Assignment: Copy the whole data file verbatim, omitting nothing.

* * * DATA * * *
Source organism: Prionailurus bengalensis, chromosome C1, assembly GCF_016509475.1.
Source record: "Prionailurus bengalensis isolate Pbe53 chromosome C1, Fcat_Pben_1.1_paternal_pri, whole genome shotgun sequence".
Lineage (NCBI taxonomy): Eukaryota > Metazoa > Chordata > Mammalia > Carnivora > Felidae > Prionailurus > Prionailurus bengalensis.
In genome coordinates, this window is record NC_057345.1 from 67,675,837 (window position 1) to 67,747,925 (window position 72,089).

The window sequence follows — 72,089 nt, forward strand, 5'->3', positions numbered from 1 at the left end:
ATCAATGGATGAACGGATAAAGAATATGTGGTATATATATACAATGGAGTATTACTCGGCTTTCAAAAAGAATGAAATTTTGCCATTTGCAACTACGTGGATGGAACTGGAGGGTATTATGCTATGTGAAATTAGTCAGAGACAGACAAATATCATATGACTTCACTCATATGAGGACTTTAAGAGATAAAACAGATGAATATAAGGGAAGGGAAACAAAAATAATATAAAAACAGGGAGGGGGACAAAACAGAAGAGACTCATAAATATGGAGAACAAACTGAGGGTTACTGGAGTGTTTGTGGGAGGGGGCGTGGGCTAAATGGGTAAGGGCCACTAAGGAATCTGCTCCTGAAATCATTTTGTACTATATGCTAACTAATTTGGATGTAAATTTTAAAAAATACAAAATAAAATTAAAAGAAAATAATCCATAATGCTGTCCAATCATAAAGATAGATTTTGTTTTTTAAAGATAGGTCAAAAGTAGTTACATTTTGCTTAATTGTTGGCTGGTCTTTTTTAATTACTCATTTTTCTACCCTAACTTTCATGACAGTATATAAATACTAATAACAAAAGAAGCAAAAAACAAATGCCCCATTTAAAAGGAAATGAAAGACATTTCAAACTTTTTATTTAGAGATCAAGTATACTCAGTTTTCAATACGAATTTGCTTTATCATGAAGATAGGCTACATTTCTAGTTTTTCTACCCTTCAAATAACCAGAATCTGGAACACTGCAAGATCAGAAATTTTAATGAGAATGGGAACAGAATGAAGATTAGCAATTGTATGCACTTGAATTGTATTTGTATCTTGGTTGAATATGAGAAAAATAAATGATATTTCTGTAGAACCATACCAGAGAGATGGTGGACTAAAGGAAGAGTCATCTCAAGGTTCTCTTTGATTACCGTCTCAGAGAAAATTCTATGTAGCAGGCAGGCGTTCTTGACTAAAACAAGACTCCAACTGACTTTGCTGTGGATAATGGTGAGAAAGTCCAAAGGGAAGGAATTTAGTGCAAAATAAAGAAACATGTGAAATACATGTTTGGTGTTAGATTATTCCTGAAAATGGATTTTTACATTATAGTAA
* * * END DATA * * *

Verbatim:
Source organism: Prionailurus bengalensis, chromosome C1, assembly GCF_016509475.1.
Source record: "Prionailurus bengalensis isolate Pbe53 chromosome C1, Fcat_Pben_1.1_paternal_pri, whole genome shotgun sequence".
Lineage (NCBI taxonomy): Eukaryota > Metazoa > Chordata > Mammalia > Carnivora > Felidae > Prionailurus > Prionailurus bengalensis.
In genome coordinates, this window is record NC_057345.1 from 67,675,837 (window position 1) to 67,747,925 (window position 72,089).

The window sequence follows — 72,089 nt, forward strand, 5'->3', positions numbered from 1 at the left end:
ATCAATGGATGAACGGATAAAGAATATGTGGTATATATATACAATGGAGTATTACTCGGCTTTCAAAAAGAATGAAATTTTGCCATTTGCAACTACGTGGATGGAACTGGAGGGTATTATGCTATGTGAAATTAGTCAGAGACAGACAAATATCATATGACTTCACTCATATGAGGACTTTAAGAGATAAAACAGATGAATATAAGGGAAGGGAAACAAAAATAATATAAAAACAGGGAGGGGGACAAAACAGAAGAGACTCATAAATATGGAGAACAAACTGAGGGTTACTGGAGTGTTTGTGGGAGGGGGCGTGGGCTAAATGGGTAAGGGCCACTAAGGAATCTGCTCCTGAAATCATTTTGTACTATATGCTAACTAATTTGGATGTAAATTTTAAAAAATACAAAATAAAATTAAAAGAAAATAATCCATAATGCTGTCCAATCATAAAGATAGATTTTGTTTTTTAAAGATAGGTCAAAAGTAGTTACATTTTGCTTAATTGTTGGCTGGTCTTTTTTAATTACTCATTTTTCTACCCTAACTTTCATGACAGTATATAAATACTAATAACAAAAGAAGCAAAAAACAAATGCCCCATTTAAAAGGAAATGAAAGACATTTCAAACTTTTTATTTAGAGATCAAGTATACTCAGTTTTCAATACGAATTTGCTTTATCATGAAGATAGGCTACATTTCTAGTTTTTCTACCCTTCAAATAACCAGAATCTGGAACACTGCAAGATCAGAAATTTTAATGAGAATGGGAACAGAATGAAGATTAGCAATTGTATGCACTTGAATTGTATTTGTATCTTGGTTGAATATGAGAAAAATAAATGATATTTCTGTAGAACCATACCAGAGAGATGGTGGACTAAAGGAAGAGTCATCTCAAGGTTCTCTTTGATTACCGTCTCAGAGAAAATTCTATGTAGCAGGCAGGCGTTCTTGACTAAAACAAGACTCCAACTGACTTTGCTGTGGATAATGGTGAGAAAGTCCAAAGGGAAGGAATTTAGTGCAAAATAAAGAAACATGTGAAATACATGTTTGGTGTTAGATTATTCCTGAAAATGGATTTTTACATTATAGTAA